There have been few times over the years that I’ve lived in the Canary Islands that I’ve done what I did Tuesday night – rummage through my belongings to find the flannel, Winnie the Pooh nightshirt that I bought years ago in DisneyWorld, and on waking snuggle deeper under the duvet, enjoying its comfort. It’s really not that chilly. I guess it’s a deep-rooted memory of rain = cold. Growing up in northwest England will do that to you.
Storms are surprisingly rare here, given our location in the North Atlantic. The occasional hurricane bounces back east and clips us, and I can count on one hand the times I’ve seen thunder and lightening. This past couple of weeks was one of those times.
A major reason that I, like the hurricanes, bounce back here is that you can never take the islands for granted. They will always surprise you. Truth is that, most of the islands have their own mini climate, and monsoon-style rain in one place can be countered by bright sunshine over the other side of an island. Tourists were sunning themselves around hotel pools a few years back, unaware that in Santa Cruz, less than an hour away, folk were losing their lives in flash flooding.
The storm which has just passed has been unusual in that it hit just about everywhere to some degree. Schools are or have been closed throughout the islands, and public events are cancelled due to this massive bad weather front passing over us. This may sound overdramatic to some, sometimes it seems that way to me, brought up on the gale-wracked, British, northwest coast, but you have to remember that: a) many of those public events are outdoors, so kind is the weather normally, even in winter; and b) schoolkids in rural areas (and nowhere here is that far from rural) are bussed in, and (government liability for accidents at schools apart) may not be able to get home at night, because landslides often block roads when it gets this bad.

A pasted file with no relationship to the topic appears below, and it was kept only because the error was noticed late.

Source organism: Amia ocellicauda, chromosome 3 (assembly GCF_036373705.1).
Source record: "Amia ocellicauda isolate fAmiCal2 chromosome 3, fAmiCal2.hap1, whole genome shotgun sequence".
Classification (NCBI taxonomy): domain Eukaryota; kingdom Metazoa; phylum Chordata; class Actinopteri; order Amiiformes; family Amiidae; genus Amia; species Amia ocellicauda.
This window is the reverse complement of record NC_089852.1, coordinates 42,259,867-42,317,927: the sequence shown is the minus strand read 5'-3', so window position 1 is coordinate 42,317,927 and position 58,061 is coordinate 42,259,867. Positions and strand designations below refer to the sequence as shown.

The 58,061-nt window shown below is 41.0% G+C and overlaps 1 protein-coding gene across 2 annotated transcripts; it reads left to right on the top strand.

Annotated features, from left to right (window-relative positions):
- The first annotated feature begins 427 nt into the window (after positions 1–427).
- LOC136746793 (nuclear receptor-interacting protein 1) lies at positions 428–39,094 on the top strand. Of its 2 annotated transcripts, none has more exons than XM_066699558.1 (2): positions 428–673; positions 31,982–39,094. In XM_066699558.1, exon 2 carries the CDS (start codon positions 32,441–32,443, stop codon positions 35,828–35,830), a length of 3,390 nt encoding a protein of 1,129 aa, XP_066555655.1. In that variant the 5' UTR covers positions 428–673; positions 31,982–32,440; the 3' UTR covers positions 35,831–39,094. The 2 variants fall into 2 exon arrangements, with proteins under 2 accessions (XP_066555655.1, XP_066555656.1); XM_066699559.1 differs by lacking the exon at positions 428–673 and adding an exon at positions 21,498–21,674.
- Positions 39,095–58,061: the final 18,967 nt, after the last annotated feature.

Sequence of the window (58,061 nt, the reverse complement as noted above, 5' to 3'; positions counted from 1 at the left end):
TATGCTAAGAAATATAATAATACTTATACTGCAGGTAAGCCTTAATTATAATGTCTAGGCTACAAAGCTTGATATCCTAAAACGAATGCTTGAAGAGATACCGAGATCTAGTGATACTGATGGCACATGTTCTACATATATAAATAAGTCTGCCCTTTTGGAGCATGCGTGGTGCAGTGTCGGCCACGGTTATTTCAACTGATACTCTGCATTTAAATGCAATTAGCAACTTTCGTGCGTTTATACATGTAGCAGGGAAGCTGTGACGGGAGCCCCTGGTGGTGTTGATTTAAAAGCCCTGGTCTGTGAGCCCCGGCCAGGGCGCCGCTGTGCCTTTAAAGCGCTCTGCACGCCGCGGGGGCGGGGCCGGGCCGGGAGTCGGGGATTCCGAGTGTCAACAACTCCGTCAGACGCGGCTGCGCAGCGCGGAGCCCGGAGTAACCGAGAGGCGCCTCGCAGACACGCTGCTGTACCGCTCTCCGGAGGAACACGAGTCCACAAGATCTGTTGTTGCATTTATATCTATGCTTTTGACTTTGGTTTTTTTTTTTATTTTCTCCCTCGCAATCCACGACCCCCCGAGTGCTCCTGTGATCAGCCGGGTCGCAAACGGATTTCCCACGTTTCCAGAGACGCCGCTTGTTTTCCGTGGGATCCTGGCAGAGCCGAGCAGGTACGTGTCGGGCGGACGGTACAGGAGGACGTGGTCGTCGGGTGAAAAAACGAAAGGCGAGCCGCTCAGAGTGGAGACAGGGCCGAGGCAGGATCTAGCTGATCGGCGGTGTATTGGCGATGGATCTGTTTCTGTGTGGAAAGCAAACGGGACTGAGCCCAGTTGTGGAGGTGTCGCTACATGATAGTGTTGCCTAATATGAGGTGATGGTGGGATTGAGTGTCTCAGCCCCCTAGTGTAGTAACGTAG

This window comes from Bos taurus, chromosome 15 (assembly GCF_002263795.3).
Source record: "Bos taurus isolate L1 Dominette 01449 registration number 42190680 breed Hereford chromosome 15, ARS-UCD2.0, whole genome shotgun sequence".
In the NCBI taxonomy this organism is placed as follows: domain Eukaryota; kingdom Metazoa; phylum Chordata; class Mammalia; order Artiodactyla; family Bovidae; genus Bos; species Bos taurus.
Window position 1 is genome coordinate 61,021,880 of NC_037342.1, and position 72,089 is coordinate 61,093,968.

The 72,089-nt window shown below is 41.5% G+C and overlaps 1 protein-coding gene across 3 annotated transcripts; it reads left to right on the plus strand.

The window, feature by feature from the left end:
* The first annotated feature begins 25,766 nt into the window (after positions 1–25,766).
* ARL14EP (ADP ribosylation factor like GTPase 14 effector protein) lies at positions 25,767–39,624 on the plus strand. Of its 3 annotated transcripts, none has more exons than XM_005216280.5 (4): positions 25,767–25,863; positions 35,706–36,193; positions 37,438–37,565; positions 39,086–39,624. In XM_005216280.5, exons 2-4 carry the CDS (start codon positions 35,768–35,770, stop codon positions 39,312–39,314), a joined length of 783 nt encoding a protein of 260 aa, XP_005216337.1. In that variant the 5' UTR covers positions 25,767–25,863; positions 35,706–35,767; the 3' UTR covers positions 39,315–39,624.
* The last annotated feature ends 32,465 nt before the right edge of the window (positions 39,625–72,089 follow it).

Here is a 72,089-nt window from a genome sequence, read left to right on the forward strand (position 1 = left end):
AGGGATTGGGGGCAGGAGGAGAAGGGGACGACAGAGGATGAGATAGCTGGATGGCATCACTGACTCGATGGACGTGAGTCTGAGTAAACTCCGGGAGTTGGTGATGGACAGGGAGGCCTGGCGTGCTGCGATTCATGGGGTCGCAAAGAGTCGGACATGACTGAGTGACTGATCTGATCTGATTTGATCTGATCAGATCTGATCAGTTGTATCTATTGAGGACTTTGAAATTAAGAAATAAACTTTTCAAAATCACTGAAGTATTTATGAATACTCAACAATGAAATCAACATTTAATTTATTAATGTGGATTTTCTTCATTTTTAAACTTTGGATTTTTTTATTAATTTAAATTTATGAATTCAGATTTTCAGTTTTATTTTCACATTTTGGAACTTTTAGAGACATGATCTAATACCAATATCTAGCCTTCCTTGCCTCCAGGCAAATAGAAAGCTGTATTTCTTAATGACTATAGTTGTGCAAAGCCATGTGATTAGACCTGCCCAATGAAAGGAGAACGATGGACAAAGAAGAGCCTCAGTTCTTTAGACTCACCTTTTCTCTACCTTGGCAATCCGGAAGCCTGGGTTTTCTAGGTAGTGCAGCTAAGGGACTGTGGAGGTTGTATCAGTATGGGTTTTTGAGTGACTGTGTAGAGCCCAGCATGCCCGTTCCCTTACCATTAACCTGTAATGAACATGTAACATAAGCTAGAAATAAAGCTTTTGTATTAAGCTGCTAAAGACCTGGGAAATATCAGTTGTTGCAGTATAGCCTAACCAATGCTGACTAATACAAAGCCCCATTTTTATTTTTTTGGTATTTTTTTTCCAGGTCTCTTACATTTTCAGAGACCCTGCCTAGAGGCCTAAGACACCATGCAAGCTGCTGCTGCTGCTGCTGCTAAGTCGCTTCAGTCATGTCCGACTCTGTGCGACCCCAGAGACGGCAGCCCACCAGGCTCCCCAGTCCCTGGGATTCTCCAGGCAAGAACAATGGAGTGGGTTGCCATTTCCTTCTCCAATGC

Those landslides are the major cause of damage, other than flash flooding. On an intended sortie around La Gomera last week with a friend, after negotiating several rockfalls successfully, our way along the road linking north and south of the island, (a route stunning in its beauty in good weather) was finally blocked by a rockfall too big to circumnavigate. Despite lack of mobile signal up there, we passed the guys going to shift it on our way back down.
The volcanic peaks which form the Canarian archipelago are geologically quite young, and the cycle of long, dry summers and low rainfall, means that when the really heavy rains do come, as they do, not every year, but most, they wash tons of loose rocks onto our nice, manmade roads. The year’s rain often descends within the space of a few days. The precipitations that feed the forests of Anaga in Tenerife or Garajonay in La Gomera year round are more in the nature of thick, ghostly mists, which infiltrate the landscape, leaving blessed moisture in their wake.